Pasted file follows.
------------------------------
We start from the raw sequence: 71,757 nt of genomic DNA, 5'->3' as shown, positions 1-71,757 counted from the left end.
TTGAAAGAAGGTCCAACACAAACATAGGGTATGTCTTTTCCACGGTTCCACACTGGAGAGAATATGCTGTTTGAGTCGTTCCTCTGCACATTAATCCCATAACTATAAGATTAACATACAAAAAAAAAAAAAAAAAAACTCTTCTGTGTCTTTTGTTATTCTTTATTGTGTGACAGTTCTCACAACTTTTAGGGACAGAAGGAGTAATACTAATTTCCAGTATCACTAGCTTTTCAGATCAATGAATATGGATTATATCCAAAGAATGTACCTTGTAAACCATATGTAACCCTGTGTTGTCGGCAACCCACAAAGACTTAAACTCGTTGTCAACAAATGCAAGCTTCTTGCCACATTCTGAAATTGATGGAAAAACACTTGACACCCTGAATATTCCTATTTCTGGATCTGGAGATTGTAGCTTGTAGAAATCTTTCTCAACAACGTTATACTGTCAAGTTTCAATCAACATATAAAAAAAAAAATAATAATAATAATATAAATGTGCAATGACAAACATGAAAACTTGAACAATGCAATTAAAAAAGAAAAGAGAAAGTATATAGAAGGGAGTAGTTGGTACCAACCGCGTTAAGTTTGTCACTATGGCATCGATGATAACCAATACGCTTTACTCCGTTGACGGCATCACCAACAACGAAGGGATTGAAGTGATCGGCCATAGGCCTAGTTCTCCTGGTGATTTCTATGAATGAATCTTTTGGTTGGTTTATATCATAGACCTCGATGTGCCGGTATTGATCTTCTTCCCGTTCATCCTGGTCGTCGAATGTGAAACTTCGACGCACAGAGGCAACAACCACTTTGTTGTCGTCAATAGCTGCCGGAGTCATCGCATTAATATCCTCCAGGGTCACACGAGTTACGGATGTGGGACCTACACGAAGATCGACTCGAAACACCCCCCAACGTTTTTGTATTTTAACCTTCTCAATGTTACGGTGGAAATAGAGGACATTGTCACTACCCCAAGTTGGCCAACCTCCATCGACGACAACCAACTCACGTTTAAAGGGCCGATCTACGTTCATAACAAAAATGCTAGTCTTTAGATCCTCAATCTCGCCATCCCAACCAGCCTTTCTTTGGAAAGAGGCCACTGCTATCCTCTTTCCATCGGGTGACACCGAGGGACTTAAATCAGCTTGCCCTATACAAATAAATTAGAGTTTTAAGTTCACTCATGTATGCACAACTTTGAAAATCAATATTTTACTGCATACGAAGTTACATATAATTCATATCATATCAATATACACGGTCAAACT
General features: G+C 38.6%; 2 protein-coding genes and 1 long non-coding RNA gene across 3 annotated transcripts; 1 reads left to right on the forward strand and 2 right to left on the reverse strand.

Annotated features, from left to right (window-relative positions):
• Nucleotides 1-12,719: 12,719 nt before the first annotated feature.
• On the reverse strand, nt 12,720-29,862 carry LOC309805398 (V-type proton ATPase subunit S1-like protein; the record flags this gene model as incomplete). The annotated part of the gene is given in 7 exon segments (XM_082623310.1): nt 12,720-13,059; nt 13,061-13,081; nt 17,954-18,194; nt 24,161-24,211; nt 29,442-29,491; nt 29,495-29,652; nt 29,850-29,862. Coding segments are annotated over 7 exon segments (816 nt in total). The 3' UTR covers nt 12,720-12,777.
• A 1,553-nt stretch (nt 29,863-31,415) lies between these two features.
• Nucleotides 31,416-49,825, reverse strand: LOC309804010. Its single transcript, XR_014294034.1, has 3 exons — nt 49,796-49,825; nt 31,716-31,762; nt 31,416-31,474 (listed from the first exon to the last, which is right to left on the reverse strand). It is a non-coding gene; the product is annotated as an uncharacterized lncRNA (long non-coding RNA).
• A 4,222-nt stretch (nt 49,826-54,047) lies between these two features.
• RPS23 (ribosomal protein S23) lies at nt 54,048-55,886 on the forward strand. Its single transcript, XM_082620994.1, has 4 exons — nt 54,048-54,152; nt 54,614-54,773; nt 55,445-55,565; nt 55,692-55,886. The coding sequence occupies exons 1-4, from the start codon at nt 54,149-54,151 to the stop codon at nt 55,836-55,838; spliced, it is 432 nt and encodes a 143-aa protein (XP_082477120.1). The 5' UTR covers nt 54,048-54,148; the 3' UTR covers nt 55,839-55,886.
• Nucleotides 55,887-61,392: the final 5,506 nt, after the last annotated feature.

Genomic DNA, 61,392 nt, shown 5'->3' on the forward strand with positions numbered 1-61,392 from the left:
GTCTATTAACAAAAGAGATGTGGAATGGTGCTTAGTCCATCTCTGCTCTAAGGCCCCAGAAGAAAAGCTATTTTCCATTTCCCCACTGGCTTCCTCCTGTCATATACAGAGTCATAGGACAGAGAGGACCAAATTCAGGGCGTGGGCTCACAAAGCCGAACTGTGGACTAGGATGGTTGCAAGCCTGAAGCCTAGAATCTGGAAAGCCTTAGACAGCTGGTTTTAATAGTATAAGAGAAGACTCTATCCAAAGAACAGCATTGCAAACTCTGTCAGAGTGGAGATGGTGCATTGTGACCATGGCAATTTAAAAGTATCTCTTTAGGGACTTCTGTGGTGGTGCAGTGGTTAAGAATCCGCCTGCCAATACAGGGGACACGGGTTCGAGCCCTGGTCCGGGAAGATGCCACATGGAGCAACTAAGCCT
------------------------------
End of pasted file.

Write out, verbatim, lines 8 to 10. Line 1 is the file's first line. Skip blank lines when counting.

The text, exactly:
• Nucleotides 31,416-49,825, reverse strand: LOC309804010. Its single transcript, XR_014294034.1, has 3 exons — nt 49,796-49,825; nt 31,716-31,762; nt 31,416-31,474 (listed from the first exon to the last, which is right to left on the reverse strand). It is a non-coding gene; the product is annotated as an uncharacterized lncRNA (long non-coding RNA).
• A 4,222-nt stretch (nt 49,826-54,047) lies between these two features.
• RPS23 (ribosomal protein S23) lies at nt 54,048-55,886 on the forward strand. Its single transcript, XM_082620994.1, has 4 exons — nt 54,048-54,152; nt 54,614-54,773; nt 55,445-55,565; nt 55,692-55,886. The coding sequence occupies exons 1-4, from the start codon at nt 54,149-54,151 to the stop codon at nt 55,836-55,838; spliced, it is 432 nt and encodes a 143-aa protein (XP_082477120.1). The 5' UTR covers nt 54,048-54,148; the 3' UTR covers nt 55,839-55,886.